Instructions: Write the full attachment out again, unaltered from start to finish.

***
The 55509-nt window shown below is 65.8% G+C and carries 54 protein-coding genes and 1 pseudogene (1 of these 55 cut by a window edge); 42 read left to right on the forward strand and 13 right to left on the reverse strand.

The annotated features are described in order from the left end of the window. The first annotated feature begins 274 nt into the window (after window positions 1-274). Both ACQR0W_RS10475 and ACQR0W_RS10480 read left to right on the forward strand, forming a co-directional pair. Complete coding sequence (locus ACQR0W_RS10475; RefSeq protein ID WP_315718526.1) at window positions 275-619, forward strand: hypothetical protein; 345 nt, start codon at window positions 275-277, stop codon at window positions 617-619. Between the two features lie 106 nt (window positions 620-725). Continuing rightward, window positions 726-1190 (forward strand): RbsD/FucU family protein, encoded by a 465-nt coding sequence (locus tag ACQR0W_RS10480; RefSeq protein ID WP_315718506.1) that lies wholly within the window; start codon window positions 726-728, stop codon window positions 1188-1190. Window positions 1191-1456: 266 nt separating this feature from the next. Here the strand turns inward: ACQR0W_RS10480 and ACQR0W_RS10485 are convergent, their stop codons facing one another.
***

The 55509-nt window shown below is 65.8% G+C and carries 54 protein-coding genes and 1 pseudogene (1 of these 55 cut by a window edge); 42 read left to right on the forward strand and 13 right to left on the reverse strand.

The annotated features are described in order from the left end of the window. The first annotated feature begins 274 nt into the window (after window positions 1-274). Both ACQR0W_RS10475 and ACQR0W_RS10480 read left to right on the forward strand, forming a co-directional pair. Complete coding sequence (locus ACQR0W_RS10475; RefSeq protein ID WP_315718526.1) at window positions 275-619, forward strand: hypothetical protein; 345 nt, start codon at window positions 275-277, stop codon at window positions 617-619. Between the two features lie 106 nt (window positions 620-725). Continuing rightward, window positions 726-1190 (forward strand): RbsD/FucU family protein, encoded by a 465-nt coding sequence (locus tag ACQR0W_RS10480; RefSeq protein ID WP_315718506.1) that lies wholly within the window; start codon window positions 726-728, stop codon window positions 1188-1190. Window positions 1191-1456: 266 nt separating this feature from the next. Here the strand turns inward: ACQR0W_RS10480 and ACQR0W_RS10485 are convergent, their stop codons facing one another.